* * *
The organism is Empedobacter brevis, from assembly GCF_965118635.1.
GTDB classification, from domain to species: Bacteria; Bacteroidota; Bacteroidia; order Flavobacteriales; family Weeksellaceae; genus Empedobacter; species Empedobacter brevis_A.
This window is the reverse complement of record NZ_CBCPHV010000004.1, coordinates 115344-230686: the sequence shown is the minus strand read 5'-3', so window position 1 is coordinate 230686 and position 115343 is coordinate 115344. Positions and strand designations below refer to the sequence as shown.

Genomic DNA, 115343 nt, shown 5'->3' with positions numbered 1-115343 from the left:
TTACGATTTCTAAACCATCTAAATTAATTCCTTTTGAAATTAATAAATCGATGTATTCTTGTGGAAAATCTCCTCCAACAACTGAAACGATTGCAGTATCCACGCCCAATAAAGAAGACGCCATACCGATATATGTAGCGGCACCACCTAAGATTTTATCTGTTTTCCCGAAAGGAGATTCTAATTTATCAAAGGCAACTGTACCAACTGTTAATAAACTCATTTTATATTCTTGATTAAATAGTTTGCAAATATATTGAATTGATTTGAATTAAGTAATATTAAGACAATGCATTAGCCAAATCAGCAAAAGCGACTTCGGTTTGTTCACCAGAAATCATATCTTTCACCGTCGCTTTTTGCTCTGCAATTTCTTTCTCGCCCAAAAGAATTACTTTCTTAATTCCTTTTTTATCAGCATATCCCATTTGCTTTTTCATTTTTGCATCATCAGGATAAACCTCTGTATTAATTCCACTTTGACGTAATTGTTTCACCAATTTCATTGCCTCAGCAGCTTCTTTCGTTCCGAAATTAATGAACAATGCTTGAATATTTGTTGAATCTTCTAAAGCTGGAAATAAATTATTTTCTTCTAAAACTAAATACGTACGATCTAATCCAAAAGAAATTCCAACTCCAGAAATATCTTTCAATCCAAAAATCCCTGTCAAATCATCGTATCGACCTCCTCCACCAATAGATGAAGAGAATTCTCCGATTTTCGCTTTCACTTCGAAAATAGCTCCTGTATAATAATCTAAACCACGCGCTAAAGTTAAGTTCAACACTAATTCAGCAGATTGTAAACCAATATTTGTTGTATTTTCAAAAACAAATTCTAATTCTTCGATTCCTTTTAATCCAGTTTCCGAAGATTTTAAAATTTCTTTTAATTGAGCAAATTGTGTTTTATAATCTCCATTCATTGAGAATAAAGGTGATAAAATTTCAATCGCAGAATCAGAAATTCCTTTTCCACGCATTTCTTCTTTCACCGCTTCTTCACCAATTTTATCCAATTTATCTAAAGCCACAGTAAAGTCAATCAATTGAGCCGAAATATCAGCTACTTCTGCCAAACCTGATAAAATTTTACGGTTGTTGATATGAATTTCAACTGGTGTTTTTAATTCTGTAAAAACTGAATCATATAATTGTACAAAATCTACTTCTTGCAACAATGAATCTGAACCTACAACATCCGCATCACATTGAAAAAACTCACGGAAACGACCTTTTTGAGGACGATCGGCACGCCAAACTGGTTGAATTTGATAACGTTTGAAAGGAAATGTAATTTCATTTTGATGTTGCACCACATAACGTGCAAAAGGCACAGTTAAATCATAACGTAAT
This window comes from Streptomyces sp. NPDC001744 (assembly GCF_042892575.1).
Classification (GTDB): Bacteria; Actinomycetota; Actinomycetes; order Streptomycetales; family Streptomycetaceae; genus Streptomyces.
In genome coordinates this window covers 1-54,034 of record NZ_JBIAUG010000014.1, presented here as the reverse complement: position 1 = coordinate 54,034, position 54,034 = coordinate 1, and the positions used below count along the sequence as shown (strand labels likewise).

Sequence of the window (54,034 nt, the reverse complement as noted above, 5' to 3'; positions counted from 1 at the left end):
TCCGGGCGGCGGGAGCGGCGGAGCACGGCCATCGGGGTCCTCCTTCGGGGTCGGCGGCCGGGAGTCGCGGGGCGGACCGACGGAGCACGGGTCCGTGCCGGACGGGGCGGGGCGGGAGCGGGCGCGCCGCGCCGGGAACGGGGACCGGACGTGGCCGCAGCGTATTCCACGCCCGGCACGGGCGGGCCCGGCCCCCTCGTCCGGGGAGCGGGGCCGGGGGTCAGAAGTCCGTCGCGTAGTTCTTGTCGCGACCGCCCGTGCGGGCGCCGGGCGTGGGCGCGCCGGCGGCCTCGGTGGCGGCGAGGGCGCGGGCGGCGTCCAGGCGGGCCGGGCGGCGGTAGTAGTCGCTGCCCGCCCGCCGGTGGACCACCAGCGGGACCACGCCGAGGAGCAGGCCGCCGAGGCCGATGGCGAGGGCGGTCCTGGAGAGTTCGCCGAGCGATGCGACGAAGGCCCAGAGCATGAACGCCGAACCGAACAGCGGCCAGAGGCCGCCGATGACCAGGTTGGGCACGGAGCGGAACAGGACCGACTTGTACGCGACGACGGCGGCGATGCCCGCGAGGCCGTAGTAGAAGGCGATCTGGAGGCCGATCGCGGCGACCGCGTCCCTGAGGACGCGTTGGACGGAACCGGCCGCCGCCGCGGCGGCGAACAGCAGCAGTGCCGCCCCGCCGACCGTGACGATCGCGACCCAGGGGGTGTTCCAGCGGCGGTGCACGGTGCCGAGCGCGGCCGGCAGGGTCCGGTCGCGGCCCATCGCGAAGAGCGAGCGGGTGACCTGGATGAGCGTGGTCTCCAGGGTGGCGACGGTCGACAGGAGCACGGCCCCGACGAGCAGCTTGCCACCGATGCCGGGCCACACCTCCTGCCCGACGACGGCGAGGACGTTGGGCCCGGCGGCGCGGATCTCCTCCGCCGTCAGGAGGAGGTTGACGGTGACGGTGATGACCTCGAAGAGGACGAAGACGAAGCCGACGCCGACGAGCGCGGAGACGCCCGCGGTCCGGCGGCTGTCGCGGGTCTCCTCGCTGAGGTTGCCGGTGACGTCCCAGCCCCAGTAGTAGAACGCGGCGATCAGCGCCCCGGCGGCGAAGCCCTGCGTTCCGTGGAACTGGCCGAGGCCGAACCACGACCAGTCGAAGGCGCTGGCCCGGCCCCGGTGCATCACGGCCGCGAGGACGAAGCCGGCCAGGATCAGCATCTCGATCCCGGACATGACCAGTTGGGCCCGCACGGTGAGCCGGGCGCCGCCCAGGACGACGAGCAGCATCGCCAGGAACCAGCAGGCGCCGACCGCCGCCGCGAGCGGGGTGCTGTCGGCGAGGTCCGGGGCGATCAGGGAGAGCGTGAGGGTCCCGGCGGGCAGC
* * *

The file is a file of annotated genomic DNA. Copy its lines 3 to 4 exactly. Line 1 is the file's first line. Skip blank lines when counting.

This window is the reverse complement of record NZ_CBCPHV010000004.1, coordinates 115344-230686: the sequence shown is the minus strand read 5'-3', so window position 1 is coordinate 230686 and position 115343 is coordinate 115344. Positions and strand designations below refer to the sequence as shown.

Genomic DNA, 115343 nt, shown 5'->3' with positions numbered 1-115343 from the left: